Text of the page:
Regarding “Haredim not meeting targets for civilian service enlistment” (November 10), there is one obvious step that would make haredi rabbis stop opposing national service for the thousands of boys who are destined to live on government handouts all their lives without ever contributing to the society that supports them.
I suggest that registration for national service at the appointed time be a prerequisite for voting in national and local elections.
Preach and practice
The juxtaposition of two stories on one page of your November 8 issue reveals a delicious irony about the US Reform movement.
In the first (“US Reform leader tells Diaspora not to support ‘misguided’ Israeli policies”), Rabbi Rick Jacobs, president of the Union for Reform Judaism, literally tap-dances out his message that the movement needs to diversify from its social action agenda and actually connect with things Jewish: Shabbat, prayer, kashrut, study, etc. It is clear from his message that the movement has become a Jewish version of the Quakers, the Ethical Culture Society and the Unitarians, groups that have cashed in any pretense of traditional theological focus in favor of liberation theology.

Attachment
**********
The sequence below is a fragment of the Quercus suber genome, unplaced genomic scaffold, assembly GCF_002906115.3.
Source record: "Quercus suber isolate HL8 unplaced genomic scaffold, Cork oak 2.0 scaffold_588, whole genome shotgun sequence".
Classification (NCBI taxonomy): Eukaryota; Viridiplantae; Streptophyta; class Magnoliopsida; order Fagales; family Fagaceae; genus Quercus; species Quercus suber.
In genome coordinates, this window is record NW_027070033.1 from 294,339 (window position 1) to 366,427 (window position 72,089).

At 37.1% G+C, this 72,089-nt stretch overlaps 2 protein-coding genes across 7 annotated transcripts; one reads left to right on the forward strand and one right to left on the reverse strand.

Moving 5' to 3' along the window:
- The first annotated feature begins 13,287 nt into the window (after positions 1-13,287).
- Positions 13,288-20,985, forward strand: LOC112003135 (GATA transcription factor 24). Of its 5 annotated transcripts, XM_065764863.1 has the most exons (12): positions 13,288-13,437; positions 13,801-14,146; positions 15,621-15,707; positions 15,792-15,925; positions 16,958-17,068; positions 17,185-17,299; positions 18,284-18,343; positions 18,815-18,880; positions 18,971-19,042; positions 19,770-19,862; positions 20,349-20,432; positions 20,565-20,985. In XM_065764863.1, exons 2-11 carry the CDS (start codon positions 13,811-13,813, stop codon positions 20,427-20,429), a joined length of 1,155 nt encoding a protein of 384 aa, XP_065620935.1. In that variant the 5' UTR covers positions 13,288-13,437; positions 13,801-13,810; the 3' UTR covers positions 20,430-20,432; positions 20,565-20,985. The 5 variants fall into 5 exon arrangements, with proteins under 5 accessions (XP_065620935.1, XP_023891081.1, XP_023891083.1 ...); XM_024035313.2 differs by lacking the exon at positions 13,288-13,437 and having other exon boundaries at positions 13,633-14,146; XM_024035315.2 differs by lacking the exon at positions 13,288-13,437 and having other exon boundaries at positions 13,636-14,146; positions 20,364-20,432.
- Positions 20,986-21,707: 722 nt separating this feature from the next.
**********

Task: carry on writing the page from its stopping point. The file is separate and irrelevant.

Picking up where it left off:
The second article (“American Jews need to have more babies, says outgoing JFNA chairman”) states the obvious, for other than Orthodox Jews, US Jewry is not reproducing itself and will face “all kinds of challenges of survivabilty.”
So, lets see: We have a movement that has turned away from what has enabled Jewish survival for the past 2,000 years to pursue a universal and distinctly non-particular platform of do-gooding, and in the process is demographically slip sliding away. Here’s something for Rabbi Jacobs to consider: Your ship is sinking. What you have staked your existence on can be found in many other places. You don’t have to be Jewish to save the world. But you do have to be Jewish to preserve your Jewishness.